An early copy of a thought provoking book on the decline of America’s value and strength (and why) arrived on my doorstep about a week ago and I couldn’t put it down. In an empowering call to action at a time when many feel powerless, Rescue America authors Chris M. Salamone and professor Gilbert inspire readers to take action to change the course of this country.
America’s founding values and the leadership and the leadership traits that embodied them gave rise to the greatest nation on earth. Their attractive power enticed millions of immigrants to leave the comforts and security of their homelands for the promise of hope, opportunity, and a liberty the world had never known. They also unleashed an entrepreneurial spirit that created unparalleled prosperity and spawned the greatest generosity ever exhibited by a nation or its citizens.
Upon this irrefutable premise, and filled with plenty of historical and philosophical references and data to support its arguments, Rescue America creates clear and specific connections between the loss of our founding values and the current challenges facing our nation.
What is necessary, the book asserts, is a fundamental shift back toward a national embodiment of the three primary leadership qualities that sustain all lasting human institutions: gratitude, personal responsibility, and sacrifice.
It is through the resurrection of these essential qualities in every American —and a rejection of the pervasive attitude of entitlement and culture of complaint—that the spirit of America will once again empower its citizens and inspire the world.
When I asked Salamone what inspired him most, he talked of his involvement in leadership development programs for teenagers for the past twenty years. He says, “I believe so strongly that the greatest asset of any nation is its people (human capital), and particularly, its young people who represent the FUTURE of the United States.”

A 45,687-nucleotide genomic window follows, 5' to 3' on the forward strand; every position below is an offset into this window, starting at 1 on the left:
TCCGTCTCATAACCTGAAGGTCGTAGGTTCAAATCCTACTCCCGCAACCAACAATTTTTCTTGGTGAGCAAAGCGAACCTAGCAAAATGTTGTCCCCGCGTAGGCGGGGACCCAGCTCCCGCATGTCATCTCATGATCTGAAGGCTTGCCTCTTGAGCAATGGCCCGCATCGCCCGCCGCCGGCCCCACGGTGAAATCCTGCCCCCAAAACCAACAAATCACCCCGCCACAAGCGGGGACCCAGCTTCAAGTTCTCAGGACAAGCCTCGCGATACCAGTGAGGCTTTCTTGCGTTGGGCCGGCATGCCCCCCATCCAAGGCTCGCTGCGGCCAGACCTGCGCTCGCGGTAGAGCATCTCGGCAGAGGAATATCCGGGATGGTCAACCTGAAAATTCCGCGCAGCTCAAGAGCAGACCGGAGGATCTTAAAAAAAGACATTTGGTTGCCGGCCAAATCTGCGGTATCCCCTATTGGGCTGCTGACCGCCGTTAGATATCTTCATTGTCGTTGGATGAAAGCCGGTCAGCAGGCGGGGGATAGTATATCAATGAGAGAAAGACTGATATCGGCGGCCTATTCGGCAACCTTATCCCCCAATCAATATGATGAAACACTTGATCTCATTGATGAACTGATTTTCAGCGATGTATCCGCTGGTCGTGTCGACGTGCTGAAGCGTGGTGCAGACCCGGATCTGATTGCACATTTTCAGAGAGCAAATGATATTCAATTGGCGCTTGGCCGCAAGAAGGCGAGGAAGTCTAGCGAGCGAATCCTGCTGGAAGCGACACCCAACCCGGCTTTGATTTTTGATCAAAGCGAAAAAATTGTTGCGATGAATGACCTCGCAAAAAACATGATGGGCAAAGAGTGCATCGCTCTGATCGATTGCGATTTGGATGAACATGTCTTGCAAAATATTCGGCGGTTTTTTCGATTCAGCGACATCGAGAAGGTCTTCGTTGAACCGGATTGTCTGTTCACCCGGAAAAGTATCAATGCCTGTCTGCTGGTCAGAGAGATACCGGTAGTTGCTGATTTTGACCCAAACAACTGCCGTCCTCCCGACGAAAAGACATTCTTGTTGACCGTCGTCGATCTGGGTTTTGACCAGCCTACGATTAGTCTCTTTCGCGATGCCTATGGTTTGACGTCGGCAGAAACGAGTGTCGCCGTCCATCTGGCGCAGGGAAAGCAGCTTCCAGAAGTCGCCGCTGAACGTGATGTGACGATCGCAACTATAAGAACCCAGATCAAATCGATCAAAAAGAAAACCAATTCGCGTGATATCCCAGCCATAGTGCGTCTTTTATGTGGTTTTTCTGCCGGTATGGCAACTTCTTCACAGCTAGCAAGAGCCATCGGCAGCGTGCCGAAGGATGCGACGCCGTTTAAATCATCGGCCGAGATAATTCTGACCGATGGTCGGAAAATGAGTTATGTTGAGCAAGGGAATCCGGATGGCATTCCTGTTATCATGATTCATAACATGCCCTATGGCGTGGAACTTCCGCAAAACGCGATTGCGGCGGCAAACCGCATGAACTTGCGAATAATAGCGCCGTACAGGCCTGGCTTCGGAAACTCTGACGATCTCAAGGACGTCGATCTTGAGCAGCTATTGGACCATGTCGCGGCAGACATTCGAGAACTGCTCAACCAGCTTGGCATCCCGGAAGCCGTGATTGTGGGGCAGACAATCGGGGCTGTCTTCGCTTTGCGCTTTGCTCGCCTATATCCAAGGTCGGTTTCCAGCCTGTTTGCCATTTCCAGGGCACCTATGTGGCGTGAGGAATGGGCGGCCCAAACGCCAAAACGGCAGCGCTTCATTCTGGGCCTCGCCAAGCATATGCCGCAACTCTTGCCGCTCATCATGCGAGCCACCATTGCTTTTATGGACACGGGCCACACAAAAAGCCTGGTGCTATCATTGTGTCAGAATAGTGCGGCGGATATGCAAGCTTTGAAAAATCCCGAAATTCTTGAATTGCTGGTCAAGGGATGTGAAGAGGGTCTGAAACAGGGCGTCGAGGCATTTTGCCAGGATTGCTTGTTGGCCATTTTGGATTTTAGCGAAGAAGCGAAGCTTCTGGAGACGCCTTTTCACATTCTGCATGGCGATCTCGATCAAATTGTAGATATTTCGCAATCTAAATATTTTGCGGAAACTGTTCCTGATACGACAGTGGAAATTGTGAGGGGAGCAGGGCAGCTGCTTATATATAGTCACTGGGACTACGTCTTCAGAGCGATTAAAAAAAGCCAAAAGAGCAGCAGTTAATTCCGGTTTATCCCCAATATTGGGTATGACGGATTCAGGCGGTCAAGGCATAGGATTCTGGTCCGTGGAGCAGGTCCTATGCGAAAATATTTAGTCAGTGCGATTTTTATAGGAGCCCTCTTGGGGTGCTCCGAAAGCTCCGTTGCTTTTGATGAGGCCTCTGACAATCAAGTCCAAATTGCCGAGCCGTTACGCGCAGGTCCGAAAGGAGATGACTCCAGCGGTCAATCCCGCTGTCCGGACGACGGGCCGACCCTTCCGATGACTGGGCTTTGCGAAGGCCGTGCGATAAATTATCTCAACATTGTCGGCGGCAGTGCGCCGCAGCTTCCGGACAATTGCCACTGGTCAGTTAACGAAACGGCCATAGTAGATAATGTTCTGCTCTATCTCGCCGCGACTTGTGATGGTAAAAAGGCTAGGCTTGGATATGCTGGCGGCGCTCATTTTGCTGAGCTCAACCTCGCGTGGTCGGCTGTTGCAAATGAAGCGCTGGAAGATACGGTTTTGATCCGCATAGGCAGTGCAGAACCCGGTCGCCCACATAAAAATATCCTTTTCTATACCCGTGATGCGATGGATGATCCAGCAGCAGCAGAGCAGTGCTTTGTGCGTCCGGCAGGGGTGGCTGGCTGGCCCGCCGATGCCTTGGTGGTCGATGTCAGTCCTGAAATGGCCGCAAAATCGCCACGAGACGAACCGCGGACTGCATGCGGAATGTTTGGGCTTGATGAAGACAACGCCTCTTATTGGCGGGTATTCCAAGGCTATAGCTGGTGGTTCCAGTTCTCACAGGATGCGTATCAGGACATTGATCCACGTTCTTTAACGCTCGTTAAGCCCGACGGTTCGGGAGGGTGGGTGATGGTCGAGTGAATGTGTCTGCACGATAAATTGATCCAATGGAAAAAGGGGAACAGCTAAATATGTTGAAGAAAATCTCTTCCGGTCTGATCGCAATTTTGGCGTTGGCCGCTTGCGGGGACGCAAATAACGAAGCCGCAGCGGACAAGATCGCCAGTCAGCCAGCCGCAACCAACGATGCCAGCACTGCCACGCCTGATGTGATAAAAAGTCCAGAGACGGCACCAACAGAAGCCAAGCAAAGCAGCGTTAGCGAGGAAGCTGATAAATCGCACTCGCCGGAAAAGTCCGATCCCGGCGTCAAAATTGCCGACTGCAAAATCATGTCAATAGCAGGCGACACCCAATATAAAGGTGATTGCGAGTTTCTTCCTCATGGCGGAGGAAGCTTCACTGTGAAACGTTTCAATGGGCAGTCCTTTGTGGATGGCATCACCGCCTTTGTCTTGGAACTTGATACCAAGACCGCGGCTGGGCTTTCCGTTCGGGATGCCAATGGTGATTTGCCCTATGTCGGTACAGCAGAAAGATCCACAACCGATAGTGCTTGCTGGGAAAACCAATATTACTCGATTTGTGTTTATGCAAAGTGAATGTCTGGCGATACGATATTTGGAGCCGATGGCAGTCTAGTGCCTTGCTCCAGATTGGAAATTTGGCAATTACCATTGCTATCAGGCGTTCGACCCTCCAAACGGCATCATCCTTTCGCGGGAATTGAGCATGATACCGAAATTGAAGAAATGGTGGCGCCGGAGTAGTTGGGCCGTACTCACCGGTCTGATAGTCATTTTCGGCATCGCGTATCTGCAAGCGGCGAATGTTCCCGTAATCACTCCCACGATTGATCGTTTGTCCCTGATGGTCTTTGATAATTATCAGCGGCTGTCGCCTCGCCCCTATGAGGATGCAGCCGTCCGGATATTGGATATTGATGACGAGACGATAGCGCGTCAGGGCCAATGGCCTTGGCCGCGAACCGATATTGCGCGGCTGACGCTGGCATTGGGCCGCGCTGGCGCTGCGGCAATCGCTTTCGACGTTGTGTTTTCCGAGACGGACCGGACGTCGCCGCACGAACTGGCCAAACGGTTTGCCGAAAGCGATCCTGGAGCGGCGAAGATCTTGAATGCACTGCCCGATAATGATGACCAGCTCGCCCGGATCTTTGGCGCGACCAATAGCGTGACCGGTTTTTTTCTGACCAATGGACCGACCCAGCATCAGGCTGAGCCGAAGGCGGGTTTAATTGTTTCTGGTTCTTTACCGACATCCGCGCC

He had planned to write a book on leadership and when he sat down to write it in early 2010, at a time when the world and our country seemed to be falling apart, he started looking at broader issues, such as the foundation of leadership principles.
Many of these principles which are so incredibly necessary for young people to achieve extraordinary results in their life, are the very same leadership principles upon which this great nation was founded and built — the Principles of Gratitude – Personal Responsibility – and Sacrifice.
“So,” adds Chris, “rather than just write a book on leadership, I decided to do something a little more meaningful and significant and Rescue America was born. I also felt it was important to write a book that was ‘above the fray’ — in other words, a book that in my opinion is non-partisan and does not engage in the typical political bickering and name calling– a book that focused on the fundamental cause of our nations greatness, and thus the root cause of our decline.”
The book is broken down into three parts: THEN: The Dawn of a Dynasty, NOW: America in Decline and HOW: What Americans Can Do for America. The Dawn of a Dynasty covers the Inheritance We Died For, the Standard We Stood For and the Future We Fought For.
In the first chapter, the duo makes countless references to American history, the Constitution, the principles behind freedom and what it means to be “free.” They take a deeper look at the Declaration of Independence, why it was created and what our forefathers wanted for Americans as a result. Equality and improving the human condition was a large part of what the “greats” who ran this country wanted; they also wanted a unified America.
Adam Smith is quoted on equality: “The natural effort of every individual to better his own condition…is so powerful a principle…(it is) capable of carrying on the society to wealth and prosperity…(and) surmounting a hundred impertinent obstructions.”